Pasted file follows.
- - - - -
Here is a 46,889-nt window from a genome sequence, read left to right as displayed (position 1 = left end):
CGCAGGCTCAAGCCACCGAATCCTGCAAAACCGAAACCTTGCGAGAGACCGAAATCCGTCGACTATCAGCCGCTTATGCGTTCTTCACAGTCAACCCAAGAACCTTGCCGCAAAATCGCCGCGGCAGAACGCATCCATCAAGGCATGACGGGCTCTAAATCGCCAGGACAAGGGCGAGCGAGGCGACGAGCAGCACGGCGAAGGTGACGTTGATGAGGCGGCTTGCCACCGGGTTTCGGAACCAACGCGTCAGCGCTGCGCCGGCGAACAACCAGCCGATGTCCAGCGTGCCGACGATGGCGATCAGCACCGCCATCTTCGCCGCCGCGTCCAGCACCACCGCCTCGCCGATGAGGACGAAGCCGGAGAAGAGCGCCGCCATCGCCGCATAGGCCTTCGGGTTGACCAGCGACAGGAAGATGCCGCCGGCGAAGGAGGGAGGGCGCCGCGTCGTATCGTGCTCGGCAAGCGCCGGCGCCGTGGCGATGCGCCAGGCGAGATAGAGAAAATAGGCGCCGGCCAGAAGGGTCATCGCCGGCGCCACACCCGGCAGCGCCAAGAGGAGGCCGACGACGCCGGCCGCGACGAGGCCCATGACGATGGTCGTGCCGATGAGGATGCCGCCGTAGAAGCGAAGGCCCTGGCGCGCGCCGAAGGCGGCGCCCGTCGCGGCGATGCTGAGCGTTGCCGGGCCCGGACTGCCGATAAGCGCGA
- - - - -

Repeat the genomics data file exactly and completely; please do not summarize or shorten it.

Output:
Here is a 46,889-nt window from a genome sequence, read left to right as displayed (position 1 = left end):
CGCAGGCTCAAGCCACCGAATCCTGCAAAACCGAAACCTTGCGAGAGACCGAAATCCGTCGACTATCAGCCGCTTATGCGTTCTTCACAGTCAACCCAAGAACCTTGCCGCAAAATCGCCGCGGCAGAACGCATCCATCAAGGCATGACGGGCTCTAAATCGCCAGGACAAGGGCGAGCGAGGCGACGAGCAGCACGGCGAAGGTGACGTTGATGAGGCGGCTTGCCACCGGGTTTCGGAACCAACGCGTCAGCGCTGCGCCGGCGAACAACCAGCCGATGTCCAGCGTGCCGACGATGGCGATCAGCACCGCCATCTTCGCCGCCGCGTCCAGCACCACCGCCTCGCCGATGAGGACGAAGCCGGAGAAGAGCGCCGCCATCGCCGCATAGGCCTTCGGGTTGACCAGCGACAGGAAGATGCCGCCGGCGAAGGAGGGAGGGCGCCGCGTCGTATCGTGCTCGGCAAGCGCCGGCGCCGTGGCGATGCGCCAGGCGAGATAGAGAAAATAGGCGCCGGCCAGAAGGGTCATCGCCGGCGCCACACCCGGCAGCGCCAAGAGGAGGCCGACGACGCCGGCCGCGACGAGGCCCATGACGATGGTCGTGCCGATGAGGATGCCGCCGTAGAAGCGAAGGCCCTGGCGCGCGCCGAAGGCGGCGCCCGTCGCGGCGATGCTGAGCGTTGCCGGGCCCGGACTGCCGATAAGCGCGA